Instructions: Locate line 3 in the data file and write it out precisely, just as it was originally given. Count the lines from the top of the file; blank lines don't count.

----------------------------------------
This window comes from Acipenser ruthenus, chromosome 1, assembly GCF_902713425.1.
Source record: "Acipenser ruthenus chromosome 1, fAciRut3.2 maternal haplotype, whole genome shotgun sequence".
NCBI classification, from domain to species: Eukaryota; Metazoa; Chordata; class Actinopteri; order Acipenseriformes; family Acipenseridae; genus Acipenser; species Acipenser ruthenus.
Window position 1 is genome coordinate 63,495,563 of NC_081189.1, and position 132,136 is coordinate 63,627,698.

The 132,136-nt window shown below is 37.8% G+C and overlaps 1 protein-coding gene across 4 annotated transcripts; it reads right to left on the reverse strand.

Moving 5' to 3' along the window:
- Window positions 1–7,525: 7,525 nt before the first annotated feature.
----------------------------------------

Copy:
NCBI classification, from domain to species: Eukaryota; Metazoa; Chordata; class Actinopteri; order Acipenseriformes; family Acipenseridae; genus Acipenser; species Acipenser ruthenus.